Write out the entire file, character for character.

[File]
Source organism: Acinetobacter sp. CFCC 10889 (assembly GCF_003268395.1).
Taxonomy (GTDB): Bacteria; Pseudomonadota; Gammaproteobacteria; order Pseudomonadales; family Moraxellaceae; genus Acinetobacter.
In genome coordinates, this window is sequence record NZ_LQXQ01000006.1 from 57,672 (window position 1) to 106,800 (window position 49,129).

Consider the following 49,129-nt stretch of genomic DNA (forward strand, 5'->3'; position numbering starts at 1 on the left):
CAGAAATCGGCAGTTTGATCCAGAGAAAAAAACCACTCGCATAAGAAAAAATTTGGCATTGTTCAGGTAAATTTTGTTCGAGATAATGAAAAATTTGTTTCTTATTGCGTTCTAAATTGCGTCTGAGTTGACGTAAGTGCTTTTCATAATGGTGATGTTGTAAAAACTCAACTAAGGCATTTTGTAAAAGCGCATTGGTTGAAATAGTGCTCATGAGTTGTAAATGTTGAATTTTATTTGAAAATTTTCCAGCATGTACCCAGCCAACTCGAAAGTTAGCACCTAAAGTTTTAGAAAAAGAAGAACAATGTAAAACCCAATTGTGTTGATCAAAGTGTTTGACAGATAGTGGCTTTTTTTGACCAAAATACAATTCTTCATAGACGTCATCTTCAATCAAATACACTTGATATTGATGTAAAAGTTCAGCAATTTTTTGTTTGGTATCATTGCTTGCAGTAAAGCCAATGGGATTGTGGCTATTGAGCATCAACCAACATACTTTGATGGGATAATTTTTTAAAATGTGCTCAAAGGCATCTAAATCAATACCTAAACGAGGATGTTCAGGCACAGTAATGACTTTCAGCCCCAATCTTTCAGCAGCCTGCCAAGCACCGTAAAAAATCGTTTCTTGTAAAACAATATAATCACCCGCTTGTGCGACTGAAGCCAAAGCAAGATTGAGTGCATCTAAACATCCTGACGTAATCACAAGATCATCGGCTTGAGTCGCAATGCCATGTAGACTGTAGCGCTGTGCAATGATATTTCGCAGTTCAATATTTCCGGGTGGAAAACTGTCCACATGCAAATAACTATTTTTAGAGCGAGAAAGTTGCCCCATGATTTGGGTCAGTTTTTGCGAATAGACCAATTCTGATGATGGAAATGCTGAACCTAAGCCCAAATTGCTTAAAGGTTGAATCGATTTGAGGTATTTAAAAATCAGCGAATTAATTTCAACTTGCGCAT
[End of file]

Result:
Source organism: Acinetobacter sp. CFCC 10889 (assembly GCF_003268395.1).
Taxonomy (GTDB): Bacteria; Pseudomonadota; Gammaproteobacteria; order Pseudomonadales; family Moraxellaceae; genus Acinetobacter.
In genome coordinates, this window is sequence record NZ_LQXQ01000006.1 from 57,672 (window position 1) to 106,800 (window position 49,129).

Consider the following 49,129-nt stretch of genomic DNA (forward strand, 5'->3'; position numbering starts at 1 on the left):
CAGAAATCGGCAGTTTGATCCAGAGAAAAAAACCACTCGCATAAGAAAAAATTTGGCATTGTTCAGGTAAATTTTGTTCGAGATAATGAAAAATTTGTTTCTTATTGCGTTCTAAATTGCGTCTGAGTTGACGTAAGTGCTTTTCATAATGGTGATGTTGTAAAAACTCAACTAAGGCATTTTGTAAAAGCGCATTGGTTGAAATAGTGCTCATGAGTTGTAAATGTTGAATTTTATTTGAAAATTTTCCAGCATGTACCCAGCCAACTCGAAAGTTAGCACCTAAAGTTTTAGAAAAAGAAGAACAATGTAAAACCCAATTGTGTTGATCAAAGTGTTTGACAGATAGTGGCTTTTTTTGACCAAAATACAATTCTTCATAGACGTCATCTTCAATCAAATACACTTGATATTGATGTAAAAGTTCAGCAATTTTTTGTTTGGTATCATTGCTTGCAGTAAAGCCAATGGGATTGTGGCTATTGAGCATCAACCAACATACTTTGATGGGATAATTTTTTAAAATGTGCTCAAAGGCATCTAAATCAATACCTAAACGAGGATGTTCAGGCACAGTAATGACTTTCAGCCCCAATCTTTCAGCAGCCTGCCAAGCACCGTAAAAAATCGTTTCTTGTAAAACAATATAATCACCCGCTTGTGCGACTGAAGCCAAAGCAAGATTGAGTGCATCTAAACATCCTGACGTAATCACAAGATCATCGGCTTGAGTCGCAATGCCATGTAGACTGTAGCGCTGTGCAATGATATTTCGCAGTTCAATATTTCCGGGTGGAAAACTGTCCACATGCAAATAACTATTTTTAGAGCGAGAAAGTTGCCCCATGATTTGGGTCAGTTTTTGCGAATAGACCAATTCTGATGATGGAAATGCTGAACCTAAGCCCAAATTGCTTAAAGGTTGAATCGATTTGAGGTATTTAAAAATCAGCGAATTAATTTCAACTTGCGCAT